It's not financially realistic to charge for participant advice based on individual account balances. If you're providing advice on the plan level and to workers, you'd have to charge a certain percentage of the total assets. Advisors, however, could encounter resistance from plan sponsors, who balk at paying fees for services that traditionally have been covered through soft-dollar arrangements, says Chris Bidwell, a corporate client group director within the 401(k) Group at Smith Barney, which manages more than $18.5 billion in retirement plans. “This is a learning curve for the plan sponsor and the sales consultant to explain it,” he says. “Historically, larger plans will go the hard-dollar route and smaller plans go for the soft-dollar route.”

One of the hurdles in providing advice is making sure it conforms to the new PPA rules. For instance, fiduciary advisors, who aren't relying solely on computer models, must be paid through level compensation, which could be a project-based or asset-based fee. The law forbids advisors from taking compensation that vary depending upon the asset classes, the share classes and the fund families chosen. Industry observers believe that the market will develop investment choices that will satisfy this requirement. Brokerage firms, however, are concerned that these restrictions might extend beyond the individual rep. The wirehouses would like assurance from the Department of Labor, which oversees pensions, or Congress that the PPA doesn't require that firms themselves observe the level compensation requirement. “If that is the case, that would change dramatically how we have to do business,” Crain observed.


Experts suggest that reps who ultimately become fiduciaries will require additional training. Simply holding various series licenses is probably not going to cut it. There are now more options than just a few years ago.

A respected source of fiduciary training is Fiduciary360's Center for Fiduciary Studies. Financial professionals can receive training online or by attending classes in various locations across the country, including Fiduciary360's headquarters in Sewickley, Pa., as well as the University of Washington in Seattle, Stetson University in Celebration, Fla., and Rice University in Houston. The Accredited Investment Fiduciary is the designation for reps who want to either advise plans, participants or both. Professionals interested in auditing 401(k) plans would seek an Accredited Investment Fiduciary Analyst designation.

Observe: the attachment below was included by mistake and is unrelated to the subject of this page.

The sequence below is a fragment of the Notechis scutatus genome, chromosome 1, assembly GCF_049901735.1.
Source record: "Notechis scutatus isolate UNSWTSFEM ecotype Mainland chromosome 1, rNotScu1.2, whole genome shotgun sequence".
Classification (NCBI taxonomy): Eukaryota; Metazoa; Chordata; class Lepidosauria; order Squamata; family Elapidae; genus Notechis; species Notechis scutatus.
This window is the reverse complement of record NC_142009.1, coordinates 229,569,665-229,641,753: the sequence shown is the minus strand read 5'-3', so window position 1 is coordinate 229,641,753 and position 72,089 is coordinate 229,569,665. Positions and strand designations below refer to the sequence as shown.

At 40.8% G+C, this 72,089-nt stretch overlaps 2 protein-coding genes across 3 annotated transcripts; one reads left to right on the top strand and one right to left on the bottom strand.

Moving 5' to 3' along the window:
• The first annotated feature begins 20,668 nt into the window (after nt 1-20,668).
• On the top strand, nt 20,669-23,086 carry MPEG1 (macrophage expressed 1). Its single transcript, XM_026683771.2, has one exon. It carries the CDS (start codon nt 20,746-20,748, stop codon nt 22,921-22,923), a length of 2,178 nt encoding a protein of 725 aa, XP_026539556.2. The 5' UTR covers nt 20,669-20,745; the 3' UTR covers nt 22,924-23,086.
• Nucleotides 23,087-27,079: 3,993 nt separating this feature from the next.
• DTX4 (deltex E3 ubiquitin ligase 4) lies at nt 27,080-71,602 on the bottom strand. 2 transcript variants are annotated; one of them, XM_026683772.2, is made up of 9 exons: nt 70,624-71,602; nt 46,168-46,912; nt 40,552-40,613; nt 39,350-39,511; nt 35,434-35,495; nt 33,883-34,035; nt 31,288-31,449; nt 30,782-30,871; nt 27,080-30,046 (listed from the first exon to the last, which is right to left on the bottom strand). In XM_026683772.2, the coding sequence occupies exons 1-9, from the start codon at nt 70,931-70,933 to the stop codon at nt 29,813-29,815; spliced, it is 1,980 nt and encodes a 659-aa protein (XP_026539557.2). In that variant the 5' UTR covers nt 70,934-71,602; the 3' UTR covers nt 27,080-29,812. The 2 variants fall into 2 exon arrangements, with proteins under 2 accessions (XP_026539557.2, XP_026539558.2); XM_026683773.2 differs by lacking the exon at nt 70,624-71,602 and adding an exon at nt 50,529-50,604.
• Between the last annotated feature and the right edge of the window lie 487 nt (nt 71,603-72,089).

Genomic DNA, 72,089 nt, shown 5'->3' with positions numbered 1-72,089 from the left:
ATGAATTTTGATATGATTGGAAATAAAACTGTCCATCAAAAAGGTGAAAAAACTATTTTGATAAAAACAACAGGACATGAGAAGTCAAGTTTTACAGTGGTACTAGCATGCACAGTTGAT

Fiduciary360 publishes Prudent Practices for Investment Advisors where one can get a sense of what is being a fiduciary is all about. You should also obtain the firm's Self-Assessment of Fiduciary Excellence (SAFE), which is a checklist that aims to help investment advisors analyze whether their practices, procedures and executions meet the fiduciary standards.

While Trone's organization used to be the only game in town, others have moved into the field. Dalbar and PLANSPONSOR are rolling out a program called Fiduciary Advisor Network that aims to ensure that professionals, including registered reps, registered investment advisors and insurance agents, are certified to act as fiduciary advisors. The online course focuses strictly on what a professional needs to provide participant advice and doesn't address the fiduciary issues involved at the plan sponsor level, such as investment due diligence. Louis Harvey, Dalbar's president, says interest has been “extremely high” since the new program was announced in December. Harvey says his firm has had conversations with 10 of the top 20 brokerage firms in the country about providing instruction.

While becoming a fiduciary may seem daunting, Donald Trone, CEO of Fiduciary360, says the leap will be more like a puddle jump for reps, who are already practicing a higher standard of care without that official fiduciary acknowledgment. “There are broker consultants,” he says, “who will have less difficulty passing fiduciary audits than organizations that hold themselves out as fiduciaries.”